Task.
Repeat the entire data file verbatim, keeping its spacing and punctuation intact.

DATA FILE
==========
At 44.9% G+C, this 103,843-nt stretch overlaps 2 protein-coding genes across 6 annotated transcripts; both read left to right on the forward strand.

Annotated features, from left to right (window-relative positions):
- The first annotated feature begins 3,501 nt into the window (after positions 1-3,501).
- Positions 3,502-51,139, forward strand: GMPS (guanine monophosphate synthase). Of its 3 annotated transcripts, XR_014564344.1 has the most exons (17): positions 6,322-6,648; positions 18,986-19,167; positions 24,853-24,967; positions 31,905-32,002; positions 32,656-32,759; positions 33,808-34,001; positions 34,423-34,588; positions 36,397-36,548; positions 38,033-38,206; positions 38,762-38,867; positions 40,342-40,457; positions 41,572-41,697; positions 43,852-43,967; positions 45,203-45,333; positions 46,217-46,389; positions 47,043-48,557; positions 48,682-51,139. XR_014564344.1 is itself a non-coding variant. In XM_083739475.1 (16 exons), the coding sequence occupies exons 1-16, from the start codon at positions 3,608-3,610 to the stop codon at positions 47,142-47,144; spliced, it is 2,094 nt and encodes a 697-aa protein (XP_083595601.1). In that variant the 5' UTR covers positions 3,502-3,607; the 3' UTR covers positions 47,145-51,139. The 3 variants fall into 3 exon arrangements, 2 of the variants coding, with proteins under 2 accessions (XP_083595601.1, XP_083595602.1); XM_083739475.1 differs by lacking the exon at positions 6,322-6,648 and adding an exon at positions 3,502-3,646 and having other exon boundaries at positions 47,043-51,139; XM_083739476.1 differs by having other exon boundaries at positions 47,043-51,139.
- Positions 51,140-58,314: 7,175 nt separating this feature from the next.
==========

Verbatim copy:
At 44.9% G+C, this 103,843-nt stretch overlaps 2 protein-coding genes across 6 annotated transcripts; both read left to right on the forward strand.

Annotated features, from left to right (window-relative positions):
- The first annotated feature begins 3,501 nt into the window (after positions 1-3,501).
- Positions 3,502-51,139, forward strand: GMPS (guanine monophosphate synthase). Of its 3 annotated transcripts, XR_014564344.1 has the most exons (17): positions 6,322-6,648; positions 18,986-19,167; positions 24,853-24,967; positions 31,905-32,002; positions 32,656-32,759; positions 33,808-34,001; positions 34,423-34,588; positions 36,397-36,548; positions 38,033-38,206; positions 38,762-38,867; positions 40,342-40,457; positions 41,572-41,697; positions 43,852-43,967; positions 45,203-45,333; positions 46,217-46,389; positions 47,043-48,557; positions 48,682-51,139. XR_014564344.1 is itself a non-coding variant. In XM_083739475.1 (16 exons), the coding sequence occupies exons 1-16, from the start codon at positions 3,608-3,610 to the stop codon at positions 47,142-47,144; spliced, it is 2,094 nt and encodes a 697-aa protein (XP_083595601.1). In that variant the 5' UTR covers positions 3,502-3,607; the 3' UTR covers positions 47,145-51,139. The 3 variants fall into 3 exon arrangements, 2 of the variants coding, with proteins under 2 accessions (XP_083595601.1, XP_083595602.1); XM_083739475.1 differs by lacking the exon at positions 6,322-6,648 and adding an exon at positions 3,502-3,646 and having other exon boundaries at positions 47,043-51,139; XM_083739476.1 differs by having other exon boundaries at positions 47,043-51,139.
- Positions 51,140-58,314: 7,175 nt separating this feature from the next.